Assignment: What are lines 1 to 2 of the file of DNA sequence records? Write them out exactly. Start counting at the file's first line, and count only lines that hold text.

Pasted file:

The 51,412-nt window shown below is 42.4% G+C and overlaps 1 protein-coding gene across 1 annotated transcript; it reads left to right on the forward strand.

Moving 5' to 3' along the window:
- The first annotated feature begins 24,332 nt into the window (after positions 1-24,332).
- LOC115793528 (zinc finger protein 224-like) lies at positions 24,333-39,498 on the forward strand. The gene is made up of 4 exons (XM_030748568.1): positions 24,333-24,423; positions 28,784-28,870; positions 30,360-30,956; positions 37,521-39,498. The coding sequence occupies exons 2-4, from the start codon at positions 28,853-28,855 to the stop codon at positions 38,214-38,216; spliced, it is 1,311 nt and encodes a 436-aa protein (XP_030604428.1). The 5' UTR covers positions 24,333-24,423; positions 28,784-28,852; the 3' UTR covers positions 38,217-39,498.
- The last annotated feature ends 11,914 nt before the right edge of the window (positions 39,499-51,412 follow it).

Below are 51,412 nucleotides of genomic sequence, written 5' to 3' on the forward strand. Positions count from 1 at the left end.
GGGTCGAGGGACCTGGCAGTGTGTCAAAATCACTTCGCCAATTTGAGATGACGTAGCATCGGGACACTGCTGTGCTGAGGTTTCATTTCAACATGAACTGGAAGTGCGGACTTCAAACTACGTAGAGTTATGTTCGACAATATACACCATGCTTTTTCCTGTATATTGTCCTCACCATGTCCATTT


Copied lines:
The 51,412-nt window shown below is 42.4% G+C and overlaps 1 protein-coding gene across 1 annotated transcript; it reads left to right on the forward strand.

Moving 5' to 3' along the window: